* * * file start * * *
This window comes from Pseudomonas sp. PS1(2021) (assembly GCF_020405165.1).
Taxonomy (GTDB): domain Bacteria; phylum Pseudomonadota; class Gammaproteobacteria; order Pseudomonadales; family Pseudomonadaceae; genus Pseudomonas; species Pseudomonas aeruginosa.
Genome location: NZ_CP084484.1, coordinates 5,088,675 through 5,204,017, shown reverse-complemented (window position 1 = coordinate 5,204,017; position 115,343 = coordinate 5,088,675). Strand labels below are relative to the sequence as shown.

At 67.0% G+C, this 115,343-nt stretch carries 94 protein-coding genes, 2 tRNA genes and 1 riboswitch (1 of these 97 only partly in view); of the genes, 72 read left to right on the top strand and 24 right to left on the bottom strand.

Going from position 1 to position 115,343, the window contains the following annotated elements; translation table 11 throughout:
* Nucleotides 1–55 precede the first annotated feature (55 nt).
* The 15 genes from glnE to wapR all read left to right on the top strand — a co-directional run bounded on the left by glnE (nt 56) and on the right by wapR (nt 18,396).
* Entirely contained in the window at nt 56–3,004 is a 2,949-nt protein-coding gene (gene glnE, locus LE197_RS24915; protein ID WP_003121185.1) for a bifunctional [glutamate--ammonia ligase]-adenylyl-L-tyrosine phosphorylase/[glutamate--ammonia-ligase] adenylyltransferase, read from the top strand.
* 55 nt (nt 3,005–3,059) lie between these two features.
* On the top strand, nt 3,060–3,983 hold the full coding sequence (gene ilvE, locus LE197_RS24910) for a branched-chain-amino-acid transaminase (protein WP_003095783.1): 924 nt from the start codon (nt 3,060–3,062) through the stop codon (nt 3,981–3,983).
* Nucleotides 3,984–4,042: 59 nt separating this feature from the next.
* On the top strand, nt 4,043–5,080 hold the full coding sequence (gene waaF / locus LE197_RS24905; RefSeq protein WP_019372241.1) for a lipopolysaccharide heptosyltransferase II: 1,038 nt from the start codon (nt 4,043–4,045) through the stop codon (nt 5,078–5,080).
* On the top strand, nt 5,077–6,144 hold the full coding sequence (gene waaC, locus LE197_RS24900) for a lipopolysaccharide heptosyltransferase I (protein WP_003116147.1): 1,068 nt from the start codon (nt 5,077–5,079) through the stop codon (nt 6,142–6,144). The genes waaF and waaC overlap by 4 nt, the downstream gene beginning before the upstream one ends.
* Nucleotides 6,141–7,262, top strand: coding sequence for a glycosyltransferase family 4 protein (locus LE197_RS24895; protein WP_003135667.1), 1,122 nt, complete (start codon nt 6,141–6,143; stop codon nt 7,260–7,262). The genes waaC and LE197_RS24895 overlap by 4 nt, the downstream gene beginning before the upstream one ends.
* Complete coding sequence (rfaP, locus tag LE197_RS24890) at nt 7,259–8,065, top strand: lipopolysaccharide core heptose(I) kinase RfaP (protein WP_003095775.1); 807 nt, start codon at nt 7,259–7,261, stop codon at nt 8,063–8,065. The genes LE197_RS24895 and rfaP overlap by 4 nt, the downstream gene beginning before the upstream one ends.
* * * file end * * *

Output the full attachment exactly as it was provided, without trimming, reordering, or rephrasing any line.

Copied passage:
This window comes from Pseudomonas sp. PS1(2021) (assembly GCF_020405165.1).
Taxonomy (GTDB): domain Bacteria; phylum Pseudomonadota; class Gammaproteobacteria; order Pseudomonadales; family Pseudomonadaceae; genus Pseudomonas; species Pseudomonas aeruginosa.
Genome location: NZ_CP084484.1, coordinates 5,088,675 through 5,204,017, shown reverse-complemented (window position 1 = coordinate 5,204,017; position 115,343 = coordinate 5,088,675). Strand labels below are relative to the sequence as shown.

At 67.0% G+C, this 115,343-nt stretch carries 94 protein-coding genes, 2 tRNA genes and 1 riboswitch (1 of these 97 only partly in view); of the genes, 72 read left to right on the top strand and 24 right to left on the bottom strand.

Going from position 1 to position 115,343, the window contains the following annotated elements; translation table 11 throughout:
* Nucleotides 1–55 precede the first annotated feature (55 nt).
* The 15 genes from glnE to wapR all read left to right on the top strand — a co-directional run bounded on the left by glnE (nt 56) and on the right by wapR (nt 18,396).
* Entirely contained in the window at nt 56–3,004 is a 2,949-nt protein-coding gene (gene glnE, locus LE197_RS24915; protein ID WP_003121185.1) for a bifunctional [glutamate--ammonia ligase]-adenylyl-L-tyrosine phosphorylase/[glutamate--ammonia-ligase] adenylyltransferase, read from the top strand.
* 55 nt (nt 3,005–3,059) lie between these two features.
* On the top strand, nt 3,060–3,983 hold the full coding sequence (gene ilvE, locus LE197_RS24910) for a branched-chain-amino-acid transaminase (protein WP_003095783.1): 924 nt from the start codon (nt 3,060–3,062) through the stop codon (nt 3,981–3,983).
* Nucleotides 3,984–4,042: 59 nt separating this feature from the next.
* On the top strand, nt 4,043–5,080 hold the full coding sequence (gene waaF / locus LE197_RS24905; RefSeq protein WP_019372241.1) for a lipopolysaccharide heptosyltransferase II: 1,038 nt from the start codon (nt 4,043–4,045) through the stop codon (nt 5,078–5,080).
* On the top strand, nt 5,077–6,144 hold the full coding sequence (gene waaC, locus LE197_RS24900) for a lipopolysaccharide heptosyltransferase I (protein WP_003116147.1): 1,068 nt from the start codon (nt 5,077–5,079) through the stop codon (nt 6,142–6,144). The genes waaF and waaC overlap by 4 nt, the downstream gene beginning before the upstream one ends.
* Nucleotides 6,141–7,262, top strand: coding sequence for a glycosyltransferase family 4 protein (locus LE197_RS24895; protein WP_003135667.1), 1,122 nt, complete (start codon nt 6,141–6,143; stop codon nt 7,260–7,262). The genes waaC and LE197_RS24895 overlap by 4 nt, the downstream gene beginning before the upstream one ends.
* Complete coding sequence (rfaP, locus tag LE197_RS24890) at nt 7,259–8,065, top strand: lipopolysaccharide core heptose(I) kinase RfaP (protein WP_003095775.1); 807 nt, start codon at nt 7,259–7,261, stop codon at nt 8,063–8,065. The genes LE197_RS24895 and rfaP overlap by 4 nt, the downstream gene beginning before the upstream one ends.